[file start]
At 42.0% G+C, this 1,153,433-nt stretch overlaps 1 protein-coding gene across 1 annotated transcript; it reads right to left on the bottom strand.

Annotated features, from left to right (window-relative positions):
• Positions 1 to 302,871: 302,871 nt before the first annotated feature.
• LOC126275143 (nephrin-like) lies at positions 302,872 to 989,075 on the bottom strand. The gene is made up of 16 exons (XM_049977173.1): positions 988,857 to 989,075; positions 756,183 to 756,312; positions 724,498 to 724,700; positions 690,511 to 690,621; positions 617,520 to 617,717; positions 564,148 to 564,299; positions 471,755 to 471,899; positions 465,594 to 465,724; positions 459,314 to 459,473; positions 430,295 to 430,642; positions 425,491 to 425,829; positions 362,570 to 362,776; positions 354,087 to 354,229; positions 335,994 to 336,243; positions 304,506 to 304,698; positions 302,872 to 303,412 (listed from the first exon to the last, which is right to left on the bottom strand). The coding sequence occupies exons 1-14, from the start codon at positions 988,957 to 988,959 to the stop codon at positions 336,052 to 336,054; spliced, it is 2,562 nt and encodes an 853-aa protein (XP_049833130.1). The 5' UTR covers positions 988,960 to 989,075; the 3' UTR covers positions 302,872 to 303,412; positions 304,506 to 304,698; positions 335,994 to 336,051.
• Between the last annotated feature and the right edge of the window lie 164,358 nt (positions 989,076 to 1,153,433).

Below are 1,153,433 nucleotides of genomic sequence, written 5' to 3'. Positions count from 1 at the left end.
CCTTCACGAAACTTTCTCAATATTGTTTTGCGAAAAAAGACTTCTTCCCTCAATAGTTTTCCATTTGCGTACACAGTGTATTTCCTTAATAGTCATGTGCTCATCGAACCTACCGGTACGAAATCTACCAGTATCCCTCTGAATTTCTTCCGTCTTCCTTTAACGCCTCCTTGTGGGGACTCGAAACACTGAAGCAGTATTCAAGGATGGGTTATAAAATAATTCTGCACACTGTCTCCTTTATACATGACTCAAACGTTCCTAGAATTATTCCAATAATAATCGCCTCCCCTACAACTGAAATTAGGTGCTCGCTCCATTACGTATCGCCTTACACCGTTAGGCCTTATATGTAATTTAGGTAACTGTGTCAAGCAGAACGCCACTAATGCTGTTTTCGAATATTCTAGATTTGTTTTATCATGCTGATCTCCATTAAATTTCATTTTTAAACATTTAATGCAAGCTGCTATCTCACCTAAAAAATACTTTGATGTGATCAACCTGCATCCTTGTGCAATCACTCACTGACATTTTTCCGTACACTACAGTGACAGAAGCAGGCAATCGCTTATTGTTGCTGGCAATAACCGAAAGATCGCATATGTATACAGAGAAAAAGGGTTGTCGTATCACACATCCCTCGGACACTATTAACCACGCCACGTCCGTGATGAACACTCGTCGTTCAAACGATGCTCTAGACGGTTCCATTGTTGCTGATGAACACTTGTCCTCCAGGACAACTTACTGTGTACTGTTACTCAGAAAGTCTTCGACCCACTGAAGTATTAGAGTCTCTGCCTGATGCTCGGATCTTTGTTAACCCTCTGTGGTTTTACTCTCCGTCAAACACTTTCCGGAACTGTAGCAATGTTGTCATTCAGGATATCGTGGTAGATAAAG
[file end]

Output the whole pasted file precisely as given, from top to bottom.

At 42.0% G+C, this 1,153,433-nt stretch overlaps 1 protein-coding gene across 1 annotated transcript; it reads right to left on the bottom strand.

Annotated features, from left to right (window-relative positions):
• Positions 1 to 302,871: 302,871 nt before the first annotated feature.
• LOC126275143 (nephrin-like) lies at positions 302,872 to 989,075 on the bottom strand. The gene is made up of 16 exons (XM_049977173.1): positions 988,857 to 989,075; positions 756,183 to 756,312; positions 724,498 to 724,700; positions 690,511 to 690,621; positions 617,520 to 617,717; positions 564,148 to 564,299; positions 471,755 to 471,899; positions 465,594 to 465,724; positions 459,314 to 459,473; positions 430,295 to 430,642; positions 425,491 to 425,829; positions 362,570 to 362,776; positions 354,087 to 354,229; positions 335,994 to 336,243; positions 304,506 to 304,698; positions 302,872 to 303,412 (listed from the first exon to the last, which is right to left on the bottom strand). The coding sequence occupies exons 1-14, from the start codon at positions 988,957 to 988,959 to the stop codon at positions 336,052 to 336,054; spliced, it is 2,562 nt and encodes an 853-aa protein (XP_049833130.1). The 5' UTR covers positions 988,960 to 989,075; the 3' UTR covers positions 302,872 to 303,412; positions 304,506 to 304,698; positions 335,994 to 336,051.
• Between the last annotated feature and the right edge of the window lie 164,358 nt (positions 989,076 to 1,153,433).

Below are 1,153,433 nucleotides of genomic sequence, written 5' to 3'. Positions count from 1 at the left end.
CCTTCACGAAACTTTCTCAATATTGTTTTGCGAAAAAAGACTTCTTCCCTCAATAGTTTTCCATTTGCGTACACAGTGTATTTCCTTAATAGTCATGTGCTCATCGAACCTACCGGTACGAAATCTACCAGTATCCCTCTGAATTTCTTCCGTCTTCCTTTAACGCCTCCTTGTGGGGACTCGAAACACTGAAGCAGTATTCAAGGATGGGTTATAAAATAATTCTGCACACTGTCTCCTTTATACATGACTCAAACGTTCCTAGAATTATTCCAATAATAATCGCCTCCCCTACAACTGAAATTAGGTGCTCGCTCCATTACGTATCGCCTTACACCGTTAGGCCTTATATGTAATTTAGGTAACTGTGTCAAGCAGAACGCCACTAATGCTGTTTTCGAATATTCTAGATTTGTTTTATCATGCTGATCTCCATTAAATTTCATTTTTAAACATTTAATGCAAGCTGCTATCTCACCTAAAAAATACTTTGATGTGATCAACCTGCATCCTTGTGCAATCACTCACTGACATTTTTCCGTACACTACAGTGACAGAAGCAGGCAATCGCTTATTGTTGCTGGCAATAACCGAAAGATCGCATATGTATACAGAGAAAAAGGGTTGTCGTATCACACATCCCTCGGACACTATTAACCACGCCACGTCCGTGATGAACACTCGTCGTTCAAACGATGCTCTAGACGGTTCCATTGTTGCTGATGAACACTTGTCCTCCAGGACAACTTACTGTGTACTGTTACTCAGAAAGTCTTCGACCCACTGAAGTATTAGAGTCTCTGCCTGATGCTCGGATCTTTGTTAACCCTCTGTGGTTTTACTCTCCGTCAAACACTTTCCGGAACTGTAGCAATGTTGTCATTCAGGATATCGTGGTAGATAAAG